It’s late Sunday evening, the night before I begin my move across the country from Washington to Texas. I’m sitting on the floor of my nearly empty room, feeling out of place even when my eyes are closed because the empty walls are echoing differently.
The rain is falling gently, and my roommates are asleep or half-listening to back-to-back episodes of Bob’s Burgers. It’s comforting. I can’t make out any of the dialogue. But the animated voices and the thought of my roommates relaxing feels like good company.
First impressions matter. Last impressions matter too. And you rarely know when an impression will be your last.
Suppose you are where I am right now, moving across the country, packing all your things into a box van that is towing your car. Where would you put your most important things?
Put another way: What are the most important things that you would load into your car if that is all that you could save?
The list of items in your vehicle (maybe you can fit everything there) is a list of symbols and metaphors.
This is what is most important to me:
- My art (is it truly mine though? No. I am only a steward.)
- My plants
- My journals, letters, and film negatives
- My photography equipment (some of it)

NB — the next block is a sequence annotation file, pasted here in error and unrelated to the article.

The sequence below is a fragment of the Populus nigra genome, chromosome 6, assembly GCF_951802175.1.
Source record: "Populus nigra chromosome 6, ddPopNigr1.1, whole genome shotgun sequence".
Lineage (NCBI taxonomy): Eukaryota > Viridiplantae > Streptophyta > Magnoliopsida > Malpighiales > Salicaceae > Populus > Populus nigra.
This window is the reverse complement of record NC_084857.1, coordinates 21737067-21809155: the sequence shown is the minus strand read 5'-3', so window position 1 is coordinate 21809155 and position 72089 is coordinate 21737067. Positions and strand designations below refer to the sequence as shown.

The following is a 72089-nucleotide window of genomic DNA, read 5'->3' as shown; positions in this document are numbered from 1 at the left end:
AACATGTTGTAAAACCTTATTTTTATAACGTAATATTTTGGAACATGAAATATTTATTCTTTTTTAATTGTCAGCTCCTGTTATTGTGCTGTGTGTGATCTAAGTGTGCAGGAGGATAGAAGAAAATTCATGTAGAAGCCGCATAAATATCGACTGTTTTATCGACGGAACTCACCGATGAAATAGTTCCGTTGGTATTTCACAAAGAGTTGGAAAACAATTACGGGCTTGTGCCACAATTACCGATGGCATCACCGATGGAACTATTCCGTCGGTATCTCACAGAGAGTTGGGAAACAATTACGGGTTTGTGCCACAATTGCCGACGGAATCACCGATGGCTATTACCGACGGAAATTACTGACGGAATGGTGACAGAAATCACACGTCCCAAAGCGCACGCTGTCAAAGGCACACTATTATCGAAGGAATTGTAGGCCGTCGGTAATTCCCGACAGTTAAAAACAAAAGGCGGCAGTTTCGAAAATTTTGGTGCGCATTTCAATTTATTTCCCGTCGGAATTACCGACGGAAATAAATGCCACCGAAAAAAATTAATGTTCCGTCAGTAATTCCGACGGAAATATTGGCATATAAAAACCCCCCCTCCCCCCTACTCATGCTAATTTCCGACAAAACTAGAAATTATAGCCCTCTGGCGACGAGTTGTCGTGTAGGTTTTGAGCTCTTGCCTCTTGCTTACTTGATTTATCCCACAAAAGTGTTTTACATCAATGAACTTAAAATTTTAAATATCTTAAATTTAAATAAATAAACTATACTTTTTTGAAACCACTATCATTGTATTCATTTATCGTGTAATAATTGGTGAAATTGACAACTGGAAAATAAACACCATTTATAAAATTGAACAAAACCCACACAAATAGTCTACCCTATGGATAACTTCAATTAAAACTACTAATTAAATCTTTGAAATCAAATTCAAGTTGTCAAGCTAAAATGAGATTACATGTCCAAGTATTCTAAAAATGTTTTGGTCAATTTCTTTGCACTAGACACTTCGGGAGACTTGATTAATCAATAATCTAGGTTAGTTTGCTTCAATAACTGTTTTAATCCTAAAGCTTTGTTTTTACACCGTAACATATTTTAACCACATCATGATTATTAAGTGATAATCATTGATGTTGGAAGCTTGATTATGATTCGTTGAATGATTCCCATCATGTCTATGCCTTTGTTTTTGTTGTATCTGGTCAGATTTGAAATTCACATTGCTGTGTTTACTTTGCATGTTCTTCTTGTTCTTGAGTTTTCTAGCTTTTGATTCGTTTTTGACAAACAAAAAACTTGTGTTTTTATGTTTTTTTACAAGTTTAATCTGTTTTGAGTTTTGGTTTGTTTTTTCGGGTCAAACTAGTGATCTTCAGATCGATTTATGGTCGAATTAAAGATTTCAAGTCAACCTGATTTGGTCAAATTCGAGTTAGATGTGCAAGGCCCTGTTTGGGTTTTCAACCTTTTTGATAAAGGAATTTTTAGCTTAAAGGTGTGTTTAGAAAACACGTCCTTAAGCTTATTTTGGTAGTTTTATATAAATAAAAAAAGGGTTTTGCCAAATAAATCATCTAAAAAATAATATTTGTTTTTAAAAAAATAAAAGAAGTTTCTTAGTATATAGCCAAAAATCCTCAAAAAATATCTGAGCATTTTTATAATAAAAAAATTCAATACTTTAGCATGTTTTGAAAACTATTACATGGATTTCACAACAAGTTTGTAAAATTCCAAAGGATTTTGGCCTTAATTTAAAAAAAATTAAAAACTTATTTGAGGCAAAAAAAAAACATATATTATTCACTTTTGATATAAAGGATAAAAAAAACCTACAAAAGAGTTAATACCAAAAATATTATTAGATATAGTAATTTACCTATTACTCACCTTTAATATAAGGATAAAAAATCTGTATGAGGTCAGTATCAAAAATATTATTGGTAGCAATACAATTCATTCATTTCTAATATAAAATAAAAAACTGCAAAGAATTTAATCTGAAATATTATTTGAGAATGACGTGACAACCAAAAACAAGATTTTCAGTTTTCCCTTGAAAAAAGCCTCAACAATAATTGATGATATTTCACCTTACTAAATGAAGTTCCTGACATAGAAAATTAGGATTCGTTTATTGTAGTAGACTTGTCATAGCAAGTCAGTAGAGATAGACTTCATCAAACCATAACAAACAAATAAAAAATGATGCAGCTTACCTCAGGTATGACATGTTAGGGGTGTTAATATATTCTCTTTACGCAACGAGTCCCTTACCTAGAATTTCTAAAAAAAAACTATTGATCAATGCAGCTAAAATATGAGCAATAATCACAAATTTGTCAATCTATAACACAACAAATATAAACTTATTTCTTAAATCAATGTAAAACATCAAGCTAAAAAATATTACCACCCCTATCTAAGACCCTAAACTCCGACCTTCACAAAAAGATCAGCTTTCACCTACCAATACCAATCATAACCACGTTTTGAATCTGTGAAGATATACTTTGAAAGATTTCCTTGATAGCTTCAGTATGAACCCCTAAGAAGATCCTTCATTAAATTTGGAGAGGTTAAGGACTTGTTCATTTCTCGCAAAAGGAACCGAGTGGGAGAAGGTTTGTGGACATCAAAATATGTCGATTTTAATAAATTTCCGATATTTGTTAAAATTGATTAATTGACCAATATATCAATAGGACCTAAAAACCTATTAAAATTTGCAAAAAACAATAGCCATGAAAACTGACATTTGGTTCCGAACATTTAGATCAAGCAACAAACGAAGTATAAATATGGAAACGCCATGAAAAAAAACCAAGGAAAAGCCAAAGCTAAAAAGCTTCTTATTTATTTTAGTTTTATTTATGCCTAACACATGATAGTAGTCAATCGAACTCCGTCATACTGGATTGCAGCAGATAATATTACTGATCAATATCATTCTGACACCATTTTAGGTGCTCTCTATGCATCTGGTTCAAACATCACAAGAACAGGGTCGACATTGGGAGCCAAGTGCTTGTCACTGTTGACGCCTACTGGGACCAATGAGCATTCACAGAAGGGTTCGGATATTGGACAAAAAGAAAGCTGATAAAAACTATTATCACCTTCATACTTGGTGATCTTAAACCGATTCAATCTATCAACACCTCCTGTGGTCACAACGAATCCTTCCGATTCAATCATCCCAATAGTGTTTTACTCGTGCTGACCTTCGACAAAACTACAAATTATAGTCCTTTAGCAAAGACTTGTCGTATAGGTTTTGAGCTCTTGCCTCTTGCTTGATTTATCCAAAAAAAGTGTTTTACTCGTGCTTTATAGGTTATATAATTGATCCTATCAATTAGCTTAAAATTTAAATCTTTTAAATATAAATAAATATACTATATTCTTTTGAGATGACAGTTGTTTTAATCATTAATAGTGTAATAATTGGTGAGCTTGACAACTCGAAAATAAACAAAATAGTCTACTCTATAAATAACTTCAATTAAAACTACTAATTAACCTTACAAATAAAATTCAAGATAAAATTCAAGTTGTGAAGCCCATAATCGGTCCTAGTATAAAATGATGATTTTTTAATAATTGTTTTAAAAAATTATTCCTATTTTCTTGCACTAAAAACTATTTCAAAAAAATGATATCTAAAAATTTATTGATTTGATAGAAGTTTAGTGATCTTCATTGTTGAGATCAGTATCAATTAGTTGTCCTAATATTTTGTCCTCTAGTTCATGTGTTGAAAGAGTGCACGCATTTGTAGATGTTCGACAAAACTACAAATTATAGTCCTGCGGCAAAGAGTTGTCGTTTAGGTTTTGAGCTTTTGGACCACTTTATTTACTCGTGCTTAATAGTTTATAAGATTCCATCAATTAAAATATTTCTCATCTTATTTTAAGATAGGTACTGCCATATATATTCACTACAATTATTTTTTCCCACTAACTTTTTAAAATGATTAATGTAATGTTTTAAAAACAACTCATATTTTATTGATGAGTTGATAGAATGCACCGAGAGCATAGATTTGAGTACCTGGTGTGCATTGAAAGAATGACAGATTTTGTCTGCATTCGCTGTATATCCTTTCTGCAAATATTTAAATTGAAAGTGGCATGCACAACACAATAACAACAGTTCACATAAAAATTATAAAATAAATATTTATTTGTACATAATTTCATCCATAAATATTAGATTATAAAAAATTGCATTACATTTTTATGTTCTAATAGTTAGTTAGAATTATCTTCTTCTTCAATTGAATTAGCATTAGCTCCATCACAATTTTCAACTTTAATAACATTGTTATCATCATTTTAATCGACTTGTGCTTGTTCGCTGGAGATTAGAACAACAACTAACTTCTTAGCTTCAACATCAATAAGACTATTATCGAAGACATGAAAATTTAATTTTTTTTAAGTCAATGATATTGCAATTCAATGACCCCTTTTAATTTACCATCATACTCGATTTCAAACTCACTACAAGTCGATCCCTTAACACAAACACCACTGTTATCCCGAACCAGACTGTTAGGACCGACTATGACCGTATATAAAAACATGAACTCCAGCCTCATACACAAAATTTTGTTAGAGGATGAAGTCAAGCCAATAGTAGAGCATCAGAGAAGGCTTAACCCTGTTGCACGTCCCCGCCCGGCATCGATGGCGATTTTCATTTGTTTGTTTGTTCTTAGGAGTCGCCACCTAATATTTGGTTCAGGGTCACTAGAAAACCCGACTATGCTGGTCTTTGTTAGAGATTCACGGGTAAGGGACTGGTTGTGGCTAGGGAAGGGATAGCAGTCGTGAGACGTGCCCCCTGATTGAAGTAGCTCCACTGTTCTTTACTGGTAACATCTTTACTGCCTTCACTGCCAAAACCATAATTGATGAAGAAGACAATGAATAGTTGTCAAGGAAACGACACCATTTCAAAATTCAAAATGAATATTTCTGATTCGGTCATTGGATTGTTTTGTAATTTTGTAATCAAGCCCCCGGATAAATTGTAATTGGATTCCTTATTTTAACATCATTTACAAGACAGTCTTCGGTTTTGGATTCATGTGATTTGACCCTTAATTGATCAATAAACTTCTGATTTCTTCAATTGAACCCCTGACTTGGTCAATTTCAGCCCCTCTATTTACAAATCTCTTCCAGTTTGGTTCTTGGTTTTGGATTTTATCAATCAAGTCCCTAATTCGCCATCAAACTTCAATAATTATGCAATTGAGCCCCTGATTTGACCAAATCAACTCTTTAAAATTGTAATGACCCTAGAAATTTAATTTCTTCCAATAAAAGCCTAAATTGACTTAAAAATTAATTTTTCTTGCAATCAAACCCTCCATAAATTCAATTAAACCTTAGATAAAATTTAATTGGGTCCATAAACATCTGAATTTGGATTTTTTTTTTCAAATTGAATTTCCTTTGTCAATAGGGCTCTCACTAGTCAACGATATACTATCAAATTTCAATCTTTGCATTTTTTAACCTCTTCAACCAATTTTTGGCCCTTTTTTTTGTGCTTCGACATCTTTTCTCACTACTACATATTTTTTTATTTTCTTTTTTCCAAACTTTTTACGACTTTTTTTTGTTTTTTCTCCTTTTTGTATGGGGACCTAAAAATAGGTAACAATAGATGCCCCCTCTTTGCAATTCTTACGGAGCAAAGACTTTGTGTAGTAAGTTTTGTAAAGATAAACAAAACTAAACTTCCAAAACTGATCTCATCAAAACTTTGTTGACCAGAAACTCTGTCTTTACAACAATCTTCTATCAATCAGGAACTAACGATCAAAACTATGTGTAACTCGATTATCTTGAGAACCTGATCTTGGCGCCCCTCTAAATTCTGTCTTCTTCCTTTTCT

- And a bag of clothes
I could tell you more about my boots and what they mean—my work boots and my other, favorite boots. Their stories are written in leather and patina.
I could tell you about each piece of art that I collected. Every piece has a personal story, and holds meanings—potentialities to be extrapolated by interested parties.
Each piece loaded into my car has so many specifics. But I can’t help but wonder, what is the sum of it? What is the gestalt? What does it look like as a whole to strangers passing by?
I’m going to pull my car full of metaphors and symbols from Washington State to Texas with a copilot. I don’t suspect that anyone will pay much attention. It is human nature to worry about unwanted attention far, far more than we will ever receive it. But there we will be, with my entire material existence neatly together.
But it’s always a metaphor. Everything implies a desire, a hope, a plan, a history. It’s just a matter of being a good reader.
In this moment, I feel as if I am a giant signpost. And I feel as if I have always been this way, and I have big clear letters over my head that quite clearly state my character. And I can’t see it myself. When people see my shoes, they see a few words written; when they see my eyes, they see a few paragraphs; when they see my shirt or jacket, they see my station in life; and the list goes on.
How curiously easier it is to read others, yet it is a lifetime’s challenge to make sense of the words in the mirror.